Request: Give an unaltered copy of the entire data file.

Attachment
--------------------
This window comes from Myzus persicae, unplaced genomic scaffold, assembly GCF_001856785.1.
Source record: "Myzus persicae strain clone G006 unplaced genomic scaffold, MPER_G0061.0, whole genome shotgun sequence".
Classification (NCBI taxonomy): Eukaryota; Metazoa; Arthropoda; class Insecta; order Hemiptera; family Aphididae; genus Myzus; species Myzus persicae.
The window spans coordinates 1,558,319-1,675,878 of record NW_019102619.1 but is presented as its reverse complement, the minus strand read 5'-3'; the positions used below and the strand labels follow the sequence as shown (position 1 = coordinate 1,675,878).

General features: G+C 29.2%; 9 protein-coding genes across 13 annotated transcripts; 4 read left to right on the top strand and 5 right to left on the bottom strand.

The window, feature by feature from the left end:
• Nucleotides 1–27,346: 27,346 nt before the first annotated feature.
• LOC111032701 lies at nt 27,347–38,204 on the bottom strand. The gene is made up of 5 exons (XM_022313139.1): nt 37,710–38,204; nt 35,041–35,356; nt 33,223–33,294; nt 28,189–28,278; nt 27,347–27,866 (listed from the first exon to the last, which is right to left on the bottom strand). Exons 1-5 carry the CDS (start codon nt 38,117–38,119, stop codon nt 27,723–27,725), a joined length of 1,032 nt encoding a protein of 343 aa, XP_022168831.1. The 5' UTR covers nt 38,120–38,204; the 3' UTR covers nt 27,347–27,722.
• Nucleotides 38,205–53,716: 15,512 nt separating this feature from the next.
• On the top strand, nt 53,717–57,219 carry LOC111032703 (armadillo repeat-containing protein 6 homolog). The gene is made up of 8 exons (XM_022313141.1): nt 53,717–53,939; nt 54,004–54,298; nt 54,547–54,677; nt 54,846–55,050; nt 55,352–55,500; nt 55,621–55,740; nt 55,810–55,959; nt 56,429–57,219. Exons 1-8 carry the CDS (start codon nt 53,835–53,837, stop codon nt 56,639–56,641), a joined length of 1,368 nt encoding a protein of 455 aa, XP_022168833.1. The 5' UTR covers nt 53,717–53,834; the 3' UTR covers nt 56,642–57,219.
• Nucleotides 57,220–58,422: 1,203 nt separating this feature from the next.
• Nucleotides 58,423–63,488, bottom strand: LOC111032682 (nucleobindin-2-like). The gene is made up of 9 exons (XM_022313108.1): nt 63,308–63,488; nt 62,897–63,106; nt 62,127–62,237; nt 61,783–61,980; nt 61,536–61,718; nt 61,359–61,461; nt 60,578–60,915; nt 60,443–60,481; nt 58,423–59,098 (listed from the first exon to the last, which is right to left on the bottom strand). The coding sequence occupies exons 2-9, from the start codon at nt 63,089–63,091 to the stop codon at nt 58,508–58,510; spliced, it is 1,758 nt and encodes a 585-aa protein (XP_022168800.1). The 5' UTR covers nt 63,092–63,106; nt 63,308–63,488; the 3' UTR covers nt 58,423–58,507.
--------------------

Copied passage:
This window comes from Myzus persicae, unplaced genomic scaffold, assembly GCF_001856785.1.
Source record: "Myzus persicae strain clone G006 unplaced genomic scaffold, MPER_G0061.0, whole genome shotgun sequence".
Classification (NCBI taxonomy): Eukaryota; Metazoa; Arthropoda; class Insecta; order Hemiptera; family Aphididae; genus Myzus; species Myzus persicae.
The window spans coordinates 1,558,319-1,675,878 of record NW_019102619.1 but is presented as its reverse complement, the minus strand read 5'-3'; the positions used below and the strand labels follow the sequence as shown (position 1 = coordinate 1,675,878).

General features: G+C 29.2%; 9 protein-coding genes across 13 annotated transcripts; 4 read left to right on the top strand and 5 right to left on the bottom strand.

The window, feature by feature from the left end:
• Nucleotides 1–27,346: 27,346 nt before the first annotated feature.
• LOC111032701 lies at nt 27,347–38,204 on the bottom strand. The gene is made up of 5 exons (XM_022313139.1): nt 37,710–38,204; nt 35,041–35,356; nt 33,223–33,294; nt 28,189–28,278; nt 27,347–27,866 (listed from the first exon to the last, which is right to left on the bottom strand). Exons 1-5 carry the CDS (start codon nt 38,117–38,119, stop codon nt 27,723–27,725), a joined length of 1,032 nt encoding a protein of 343 aa, XP_022168831.1. The 5' UTR covers nt 38,120–38,204; the 3' UTR covers nt 27,347–27,722.
• Nucleotides 38,205–53,716: 15,512 nt separating this feature from the next.
• On the top strand, nt 53,717–57,219 carry LOC111032703 (armadillo repeat-containing protein 6 homolog). The gene is made up of 8 exons (XM_022313141.1): nt 53,717–53,939; nt 54,004–54,298; nt 54,547–54,677; nt 54,846–55,050; nt 55,352–55,500; nt 55,621–55,740; nt 55,810–55,959; nt 56,429–57,219. Exons 1-8 carry the CDS (start codon nt 53,835–53,837, stop codon nt 56,639–56,641), a joined length of 1,368 nt encoding a protein of 455 aa, XP_022168833.1. The 5' UTR covers nt 53,717–53,834; the 3' UTR covers nt 56,642–57,219.
• Nucleotides 57,220–58,422: 1,203 nt separating this feature from the next.
• Nucleotides 58,423–63,488, bottom strand: LOC111032682 (nucleobindin-2-like). The gene is made up of 9 exons (XM_022313108.1): nt 63,308–63,488; nt 62,897–63,106; nt 62,127–62,237; nt 61,783–61,980; nt 61,536–61,718; nt 61,359–61,461; nt 60,578–60,915; nt 60,443–60,481; nt 58,423–59,098 (listed from the first exon to the last, which is right to left on the bottom strand). The coding sequence occupies exons 2-9, from the start codon at nt 63,089–63,091 to the stop codon at nt 58,508–58,510; spliced, it is 1,758 nt and encodes a 585-aa protein (XP_022168800.1). The 5' UTR covers nt 63,092–63,106; nt 63,308–63,488; the 3' UTR covers nt 58,423–58,507.